We went to Toyko in January to do some ‘research’, which in our line of work means eating and drinking your way around Tokyo.
Straight off the plane, we headed to our first ramen shop, Menya Musashi in Shinjuku, which appropriately, since it’s the city’s classic, serves a shoyu-based soup.
Topped with a perfectly cooked, gooey ganache-like yolky egg and two pieces of thick, sweet pork belly, menma and spring onion. The noodles, which we had ‘katame’ (al dente), were fat, which is a trend in Tokyo at the moment. This is a popular place with tourists and locals, so if you’re going at lunch expect a bit of a wait.
Almost too full to walk after leaving nothing of our ramen but the pattern on the bowl, we left for our first meeting with a noodle machine company – we’re hoping to get one for our bar. The president, the second generation of the family to produce these beautiful machines, came out into the street wearing the ubiquitous ‘masku’, showed us inside and handed out a pair each of pink (for girls) and blue (for boys) faux Valentino mule slippers. Ken-chan looked pretty hot in his:
The machine itself is the result of two generations of precision engineering and if you’re into that kind of thing, like Ken, a thing of beauty, with each part perfectly choreographed, playing its part to produce smooth, perfect noodles.
Back at Shinjuku we headed for Yakitori Yokocho/Alley, unfairly nicknamed ‘piss alley’ by expats. I imagine a similar sort of street in London would be swimming in urine. Perfect way to start the evening with a few skewers of chicken gizzards, skin, shitake and peaman (green peppers) and a couple of bottles of Asahi.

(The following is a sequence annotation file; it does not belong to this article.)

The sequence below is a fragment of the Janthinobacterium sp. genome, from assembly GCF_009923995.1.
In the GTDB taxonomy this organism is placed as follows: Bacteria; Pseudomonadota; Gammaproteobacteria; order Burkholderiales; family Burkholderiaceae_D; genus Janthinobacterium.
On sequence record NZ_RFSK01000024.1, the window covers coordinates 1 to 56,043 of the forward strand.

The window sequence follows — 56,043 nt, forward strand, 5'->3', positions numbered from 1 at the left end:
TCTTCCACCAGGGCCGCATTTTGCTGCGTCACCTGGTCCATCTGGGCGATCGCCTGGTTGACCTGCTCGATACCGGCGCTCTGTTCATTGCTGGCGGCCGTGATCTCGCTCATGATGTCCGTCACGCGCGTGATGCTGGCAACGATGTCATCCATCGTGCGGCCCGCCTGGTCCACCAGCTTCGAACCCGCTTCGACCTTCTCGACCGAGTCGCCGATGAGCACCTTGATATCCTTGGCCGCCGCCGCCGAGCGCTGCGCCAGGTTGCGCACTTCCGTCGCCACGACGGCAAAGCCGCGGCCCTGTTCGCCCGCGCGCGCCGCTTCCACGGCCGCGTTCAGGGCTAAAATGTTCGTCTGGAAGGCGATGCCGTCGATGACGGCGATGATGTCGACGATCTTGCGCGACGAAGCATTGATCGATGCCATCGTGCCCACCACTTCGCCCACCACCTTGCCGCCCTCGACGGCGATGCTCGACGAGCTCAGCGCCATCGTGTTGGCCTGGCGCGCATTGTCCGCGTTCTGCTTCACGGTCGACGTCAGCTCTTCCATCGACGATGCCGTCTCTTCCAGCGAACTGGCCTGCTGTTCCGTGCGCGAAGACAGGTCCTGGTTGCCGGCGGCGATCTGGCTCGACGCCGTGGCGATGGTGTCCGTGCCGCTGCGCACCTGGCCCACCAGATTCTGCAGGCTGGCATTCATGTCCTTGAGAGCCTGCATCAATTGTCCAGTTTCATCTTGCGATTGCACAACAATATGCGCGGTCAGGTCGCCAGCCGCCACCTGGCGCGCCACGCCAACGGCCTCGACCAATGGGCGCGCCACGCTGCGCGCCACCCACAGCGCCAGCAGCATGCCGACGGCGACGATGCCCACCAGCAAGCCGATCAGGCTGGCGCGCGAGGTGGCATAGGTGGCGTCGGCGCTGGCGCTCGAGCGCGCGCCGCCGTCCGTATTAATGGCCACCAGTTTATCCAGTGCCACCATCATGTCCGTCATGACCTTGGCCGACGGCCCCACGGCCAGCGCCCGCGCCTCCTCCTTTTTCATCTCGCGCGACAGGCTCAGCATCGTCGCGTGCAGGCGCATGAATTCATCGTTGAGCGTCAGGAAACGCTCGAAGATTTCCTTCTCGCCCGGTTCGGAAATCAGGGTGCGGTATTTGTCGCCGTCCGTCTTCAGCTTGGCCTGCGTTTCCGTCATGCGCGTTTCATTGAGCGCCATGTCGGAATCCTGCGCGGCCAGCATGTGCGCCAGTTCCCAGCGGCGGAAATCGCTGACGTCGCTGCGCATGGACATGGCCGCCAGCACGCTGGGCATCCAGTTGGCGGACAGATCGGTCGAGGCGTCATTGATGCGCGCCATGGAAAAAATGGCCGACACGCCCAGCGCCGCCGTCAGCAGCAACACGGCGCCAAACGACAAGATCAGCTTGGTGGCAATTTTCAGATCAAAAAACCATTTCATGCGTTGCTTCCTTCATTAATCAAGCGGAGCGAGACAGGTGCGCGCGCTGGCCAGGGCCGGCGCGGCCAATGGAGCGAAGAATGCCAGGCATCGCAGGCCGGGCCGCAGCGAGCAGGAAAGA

Onward to a smoky, brilliant izakaya for some excellent sashimi, kara-age, tomato salad, tako-su and too many ‘nama’ (draught, literally translates as ‘raw’) Sapporo beeru with honjozo sake chasers. I got lost en route to Big Echo karaoke - bright lights, massage parlours, karaoke joints on every street all looked the same after to much sake.
Ken, not concerned for my welfare out in the Shinjuku streets, carried on happily to Big Echo, his main worry when he realised I was lost was that he’d paid for unlimited drinks and singing and we were wasting time. As we hadn’t bothered to exchange phone numbers (Ken only had his Japanese mobile), and the only way to contact one another was via his wife who was in France happily watching The Killing before having to direct two drunken fools around Tokyo. Little needs to be said about the night from there on, other than:
After 4 hours’ sleep we headed to Tsukiji fish market, an essential part of any trip to Tokyo, where unique wagons, cyclists, traders and punters rush around in what seems a totally chaotic fashion. Of course chaos but perfect order, this is Japan. When you arrive, the lack of fishy smell is noticeable, for somewhere dealing in 700,000 tones of seafood a year, that’s unbelievable – everything is so fresh.
All the fish we serve at our sushi restaurants, Tsuru, is sustainable, and seeing so much blue fin was truly shocking. There seems to be no sign of slowing the sale of this endangered fish.
Like most tradesmen in Japan, these fishmongers were highly skilled and professional. Something that comes with generations and lifetimes perfecting your craft. I could’ve stayed at the market for hours watching them work and discovering new fish, but remembering why we were in Tokyo, at 7.30am we headed to our first ramen joint of the day.